Infants’ Somatotopic Neural Responses to Seeing Human Actions: I’ve Got You under My Skin
Research Support, N.I.H., Extramural
Research Support, U.S. Gov't, Non-P.H.S.
AuthorSaby, Joni N
Meltzoff, Andrew N
Marshall, Peter J
Evoked Potentials, Somatosensory
Permanent link to this recordhttp://hdl.handle.net/20.500.12613/5423
MetadataShow full item record
AbstractHuman infants rapidly learn new skills and customs via imitation, but the neural linkages between action perception and production are not well understood. Neuroscience studies in adults suggest that a key component of imitation-identifying the corresponding body part used in the acts of self and other-has an organized neural signature. In adults, perceiving someone using a specific body part (e.g., hand vs. foot) is associated with activation of the corresponding area of the sensory and/or motor strip in the observer's brain-a phenomenon called neural somatotopy. Here we examine whether preverbal infants also exhibit somatotopic neural responses during the observation of others' actions. 14-month-old infants were randomly assigned to watch an adult reach towards and touch an object using either her hand or her foot. The scalp electroencephalogram (EEG) was recorded and event-related changes in the sensorimotor mu rhythm were analyzed. Mu rhythm desynchronization was greater over hand areas of sensorimotor cortex during observation of hand actions and was greater over the foot area for observation of foot actions. This provides the first evidence that infants' observation of someone else using a particular body part activates the corresponding areas of sensorimotor cortex. We hypothesize that this somatotopic organization in the developing brain supports imitation and cultural learning. The findings connect developmental cognitive neuroscience, adult neuroscience, action representation, and behavioral imitation.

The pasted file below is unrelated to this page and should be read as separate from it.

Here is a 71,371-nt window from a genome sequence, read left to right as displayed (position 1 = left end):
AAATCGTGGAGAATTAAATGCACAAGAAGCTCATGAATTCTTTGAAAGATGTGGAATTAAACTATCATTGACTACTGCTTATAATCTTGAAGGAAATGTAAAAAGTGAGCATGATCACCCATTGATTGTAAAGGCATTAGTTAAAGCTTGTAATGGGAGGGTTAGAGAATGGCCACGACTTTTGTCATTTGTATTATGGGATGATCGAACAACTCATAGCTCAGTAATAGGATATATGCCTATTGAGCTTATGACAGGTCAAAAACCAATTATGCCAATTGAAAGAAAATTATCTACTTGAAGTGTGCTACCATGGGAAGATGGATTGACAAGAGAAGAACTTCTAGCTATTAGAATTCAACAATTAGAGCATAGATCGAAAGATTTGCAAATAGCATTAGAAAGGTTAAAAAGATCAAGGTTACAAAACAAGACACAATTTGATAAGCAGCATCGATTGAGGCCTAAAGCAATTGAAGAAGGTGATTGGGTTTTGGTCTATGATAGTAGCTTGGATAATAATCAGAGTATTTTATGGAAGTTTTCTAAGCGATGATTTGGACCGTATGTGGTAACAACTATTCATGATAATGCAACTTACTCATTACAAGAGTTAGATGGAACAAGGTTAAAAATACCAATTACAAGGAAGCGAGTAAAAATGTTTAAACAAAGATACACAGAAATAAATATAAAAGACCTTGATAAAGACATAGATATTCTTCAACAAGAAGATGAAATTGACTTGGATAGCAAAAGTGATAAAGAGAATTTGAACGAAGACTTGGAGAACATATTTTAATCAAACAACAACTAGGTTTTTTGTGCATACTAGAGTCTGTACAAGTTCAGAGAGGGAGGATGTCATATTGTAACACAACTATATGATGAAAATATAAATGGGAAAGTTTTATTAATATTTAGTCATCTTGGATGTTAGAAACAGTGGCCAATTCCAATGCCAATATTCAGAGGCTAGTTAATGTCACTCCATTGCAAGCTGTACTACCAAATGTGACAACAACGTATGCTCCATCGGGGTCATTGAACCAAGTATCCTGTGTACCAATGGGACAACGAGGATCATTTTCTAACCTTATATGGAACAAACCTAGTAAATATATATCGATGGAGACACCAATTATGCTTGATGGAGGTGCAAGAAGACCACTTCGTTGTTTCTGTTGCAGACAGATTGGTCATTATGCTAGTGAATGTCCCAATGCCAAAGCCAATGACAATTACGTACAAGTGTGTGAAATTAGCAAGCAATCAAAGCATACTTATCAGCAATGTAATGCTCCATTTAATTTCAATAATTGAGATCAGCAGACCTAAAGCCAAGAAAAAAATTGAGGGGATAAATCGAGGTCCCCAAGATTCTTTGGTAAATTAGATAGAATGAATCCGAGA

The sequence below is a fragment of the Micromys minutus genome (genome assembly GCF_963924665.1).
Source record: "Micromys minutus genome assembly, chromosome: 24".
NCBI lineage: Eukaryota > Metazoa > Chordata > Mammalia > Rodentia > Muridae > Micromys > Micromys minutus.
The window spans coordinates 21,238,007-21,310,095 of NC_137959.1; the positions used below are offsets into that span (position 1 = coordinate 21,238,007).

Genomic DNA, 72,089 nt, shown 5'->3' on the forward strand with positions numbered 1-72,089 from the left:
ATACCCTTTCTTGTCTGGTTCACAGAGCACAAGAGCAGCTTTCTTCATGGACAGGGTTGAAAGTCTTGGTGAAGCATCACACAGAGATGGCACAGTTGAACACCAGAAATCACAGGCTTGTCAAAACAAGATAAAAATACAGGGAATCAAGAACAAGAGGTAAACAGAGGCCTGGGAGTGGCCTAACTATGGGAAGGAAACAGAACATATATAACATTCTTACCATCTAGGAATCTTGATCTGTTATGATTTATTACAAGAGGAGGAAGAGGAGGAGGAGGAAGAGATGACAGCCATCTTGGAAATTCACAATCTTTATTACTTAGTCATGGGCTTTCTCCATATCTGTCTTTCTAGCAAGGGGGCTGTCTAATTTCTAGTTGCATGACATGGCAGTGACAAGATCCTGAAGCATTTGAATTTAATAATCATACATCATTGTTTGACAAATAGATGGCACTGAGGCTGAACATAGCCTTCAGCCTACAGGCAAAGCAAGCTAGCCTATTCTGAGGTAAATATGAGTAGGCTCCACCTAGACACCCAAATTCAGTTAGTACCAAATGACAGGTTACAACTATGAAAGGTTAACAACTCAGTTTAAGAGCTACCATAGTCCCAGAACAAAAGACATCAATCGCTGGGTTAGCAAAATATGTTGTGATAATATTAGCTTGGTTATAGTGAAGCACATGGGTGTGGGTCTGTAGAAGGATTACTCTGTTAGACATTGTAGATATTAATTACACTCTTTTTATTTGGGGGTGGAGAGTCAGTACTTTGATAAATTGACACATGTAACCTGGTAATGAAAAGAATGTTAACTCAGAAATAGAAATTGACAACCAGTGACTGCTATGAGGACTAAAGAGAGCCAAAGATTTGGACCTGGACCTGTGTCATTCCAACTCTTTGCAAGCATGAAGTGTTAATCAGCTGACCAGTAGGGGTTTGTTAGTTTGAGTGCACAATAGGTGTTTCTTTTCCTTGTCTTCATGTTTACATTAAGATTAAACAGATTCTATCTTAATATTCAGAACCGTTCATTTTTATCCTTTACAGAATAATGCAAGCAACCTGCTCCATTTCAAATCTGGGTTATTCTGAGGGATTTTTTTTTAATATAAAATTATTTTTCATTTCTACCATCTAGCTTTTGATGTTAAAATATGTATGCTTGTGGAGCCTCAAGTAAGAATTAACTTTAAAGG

Citation to related workPublic Library of Science (PLoS)
Has partPLoS ONE
ADA complianceFor Americans with Disabilities Act (ADA) accommodation, including help with reading this content, please contact firstname.lastname@example.org